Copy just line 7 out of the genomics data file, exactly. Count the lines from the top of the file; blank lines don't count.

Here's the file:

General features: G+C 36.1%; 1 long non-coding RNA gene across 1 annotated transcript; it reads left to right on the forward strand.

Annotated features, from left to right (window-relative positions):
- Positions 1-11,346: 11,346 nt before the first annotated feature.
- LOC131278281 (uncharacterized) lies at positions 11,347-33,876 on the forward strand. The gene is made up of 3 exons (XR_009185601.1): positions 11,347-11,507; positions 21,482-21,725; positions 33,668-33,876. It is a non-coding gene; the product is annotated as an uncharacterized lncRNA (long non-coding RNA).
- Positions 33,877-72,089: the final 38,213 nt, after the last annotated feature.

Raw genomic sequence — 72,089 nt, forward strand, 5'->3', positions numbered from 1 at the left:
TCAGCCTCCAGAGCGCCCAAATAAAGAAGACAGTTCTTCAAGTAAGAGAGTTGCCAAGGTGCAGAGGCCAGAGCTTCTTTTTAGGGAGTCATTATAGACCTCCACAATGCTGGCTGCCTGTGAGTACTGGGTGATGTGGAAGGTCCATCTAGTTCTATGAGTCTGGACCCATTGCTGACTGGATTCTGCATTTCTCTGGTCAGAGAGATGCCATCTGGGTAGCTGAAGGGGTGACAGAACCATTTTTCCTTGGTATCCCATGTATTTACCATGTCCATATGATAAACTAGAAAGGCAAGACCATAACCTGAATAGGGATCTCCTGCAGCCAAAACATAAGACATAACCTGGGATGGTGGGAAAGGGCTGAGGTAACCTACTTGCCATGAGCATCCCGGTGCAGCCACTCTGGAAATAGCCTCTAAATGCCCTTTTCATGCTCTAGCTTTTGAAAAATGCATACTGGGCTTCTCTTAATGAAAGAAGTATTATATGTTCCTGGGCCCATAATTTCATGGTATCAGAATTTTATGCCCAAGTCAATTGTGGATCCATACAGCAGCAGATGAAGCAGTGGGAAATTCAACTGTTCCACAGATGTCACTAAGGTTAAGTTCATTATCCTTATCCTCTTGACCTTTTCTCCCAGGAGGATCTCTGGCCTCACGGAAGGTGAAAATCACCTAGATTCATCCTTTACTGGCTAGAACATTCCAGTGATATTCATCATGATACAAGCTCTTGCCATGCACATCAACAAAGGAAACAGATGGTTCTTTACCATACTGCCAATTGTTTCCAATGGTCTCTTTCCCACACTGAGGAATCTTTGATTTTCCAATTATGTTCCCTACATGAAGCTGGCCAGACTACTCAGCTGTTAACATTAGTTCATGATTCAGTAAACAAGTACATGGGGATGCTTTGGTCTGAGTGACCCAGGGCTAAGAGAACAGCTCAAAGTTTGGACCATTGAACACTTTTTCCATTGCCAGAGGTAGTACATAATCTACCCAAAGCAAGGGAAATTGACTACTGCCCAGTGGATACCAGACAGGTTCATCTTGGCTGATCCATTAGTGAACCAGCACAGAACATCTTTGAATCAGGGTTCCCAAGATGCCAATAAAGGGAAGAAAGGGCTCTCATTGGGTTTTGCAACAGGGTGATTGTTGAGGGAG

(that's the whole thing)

TCAGCCTCCAGAGCGCCCAAATAAAGAAGACAGTTCTTCAAGTAAGAGAGTTGCCAAGGTGCAGAGGCCAGAGCTTCTTTTTAGGGAGTCATTATAGACCTCCACAATGCTGGCTGCCTGTGAGTACTGGGTGATGTGGAAGGTCCATCTAGTTCTATGAGTCTGGACCCATTGCTGACTGGATTCTGCATTTCTCTGGTCAGAGAGATGCCATCTGGGTAGCTGAAGGGGTGACAGAACCATTTTTCCTTGGTATCCCATGTATTTACCATGTCCATATGATAAACTAGAAAGGCAAGACCATAACCTGAATAGGGATCTCCTGCAGCCAAAACATAAGACATAACCTGGGATGGTGGGAAAGGGCTGAGGTAACCTACTTGCCATGAGCATCCCGGTGCAGCCACTCTGGAAATAGCCTCTAAATGCCCTTTTCATGCTCTAGCTTTTGAAAAATGCATACTGGGCTTCTCTTAATGAAAGAAGTATTATATGTTCCTGGGCCCATAATTTCATGGTATCAGAATTTTATGCCCAAGTCAATTGTGGATCCATACAGCAGCAGATGAAGCAGTGGGAAATTCAACTGTTCCACAGATGTCACTAAGGTTAAGTTCATTATCCTTATCCTCTTGACCTTTTCTCCCAGGAGGATCTCTGGCCTCACGGAAGGTGAAAATCACCTAGATTCATCCTTTACTGGCTAGAACATTCCAGTGATATTCATCATGATACAAGCTCTTGCCATGCACATCAACAAAGGAAACAGATGGTTCTTTACCATACTGCCAATTGTTTCCAATGGTCTCTTTCCCACACTGAGGAATCTTTGATTTTCCAATTATGTTCCCTACATGAAGCTGGCCAGACTACTCAGCTGTTAACATTAGTTCATGATTCAGTAAACAAGTACATGGGGATGCTTTGGTCTGAGTGACCCAGGGCTAAGAGAACAGCTCAAAGTTTGGACCATTGAACACTTTTTCCATTGCCAGAGGTAGTACATAATCTACCCAAAGCAAGGGAAATTGACTACTGCCCAGTGGATACCAGACAGGTTCATCTTGGCTGATCCATTAGTGAACCAGCACAGAACATCTTTGAATCAGGGTTCCCAAGATGCCAATAAAGGGAAGAAAGGGCTCTCATTGGGTTTTGCAACAGGGTGATTGTTGAGGGAG